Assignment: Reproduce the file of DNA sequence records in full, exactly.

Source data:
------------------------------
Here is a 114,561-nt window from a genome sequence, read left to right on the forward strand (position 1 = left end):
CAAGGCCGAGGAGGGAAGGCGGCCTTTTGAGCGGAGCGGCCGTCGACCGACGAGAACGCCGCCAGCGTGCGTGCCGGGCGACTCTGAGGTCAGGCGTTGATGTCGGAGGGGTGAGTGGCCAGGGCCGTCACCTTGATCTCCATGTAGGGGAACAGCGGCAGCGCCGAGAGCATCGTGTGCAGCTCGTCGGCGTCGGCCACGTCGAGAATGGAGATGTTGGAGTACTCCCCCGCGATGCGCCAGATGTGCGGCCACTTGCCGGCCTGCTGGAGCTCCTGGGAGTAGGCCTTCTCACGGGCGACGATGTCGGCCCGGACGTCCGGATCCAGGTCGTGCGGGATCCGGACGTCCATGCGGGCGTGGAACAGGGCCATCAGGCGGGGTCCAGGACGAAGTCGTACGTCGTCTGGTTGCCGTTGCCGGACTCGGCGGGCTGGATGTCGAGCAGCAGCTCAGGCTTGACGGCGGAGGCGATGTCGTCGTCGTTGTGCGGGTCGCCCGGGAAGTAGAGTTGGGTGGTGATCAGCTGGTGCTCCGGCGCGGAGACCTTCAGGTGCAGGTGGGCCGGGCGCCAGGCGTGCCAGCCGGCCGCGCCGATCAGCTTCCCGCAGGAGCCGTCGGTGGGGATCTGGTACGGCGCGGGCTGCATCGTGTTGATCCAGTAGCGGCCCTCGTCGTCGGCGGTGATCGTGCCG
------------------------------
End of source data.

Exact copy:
Here is a 114,561-nt window from a genome sequence, read left to right on the forward strand (position 1 = left end):
CAAGGCCGAGGAGGGAAGGCGGCCTTTTGAGCGGAGCGGCCGTCGACCGACGAGAACGCCGCCAGCGTGCGTGCCGGGCGACTCTGAGGTCAGGCGTTGATGTCGGAGGGGTGAGTGGCCAGGGCCGTCACCTTGATCTCCATGTAGGGGAACAGCGGCAGCGCCGAGAGCATCGTGTGCAGCTCGTCGGCGTCGGCCACGTCGAGAATGGAGATGTTGGAGTACTCCCCCGCGATGCGCCAGATGTGCGGCCACTTGCCGGCCTGCTGGAGCTCCTGGGAGTAGGCCTTCTCACGGGCGACGATGTCGGCCCGGACGTCCGGATCCAGGTCGTGCGGGATCCGGACGTCCATGCGGGCGTGGAACAGGGCCATCAGGCGGGGTCCAGGACGAAGTCGTACGTCGTCTGGTTGCCGTTGCCGGACTCGGCGGGCTGGATGTCGAGCAGCAGCTCAGGCTTGACGGCGGAGGCGATGTCGTCGTCGTTGTGCGGGTCGCCCGGGAAGTAGAGTTGGGTGGTGATCAGCTGGTGCTCCGGCGCGGAGACCTTCAGGTGCAGGTGGGCCGGGCGCCAGGCGTGCCAGCCGGCCGCGCCGATCAGCTTCCCGCAGGAGCCGTCGGTGGGGATCTGGTACGGCGCGGGCTGCATCGTGTTGATCCAGTAGCGGCCCTCGTCGTCGGCGGTGATCGTGCCG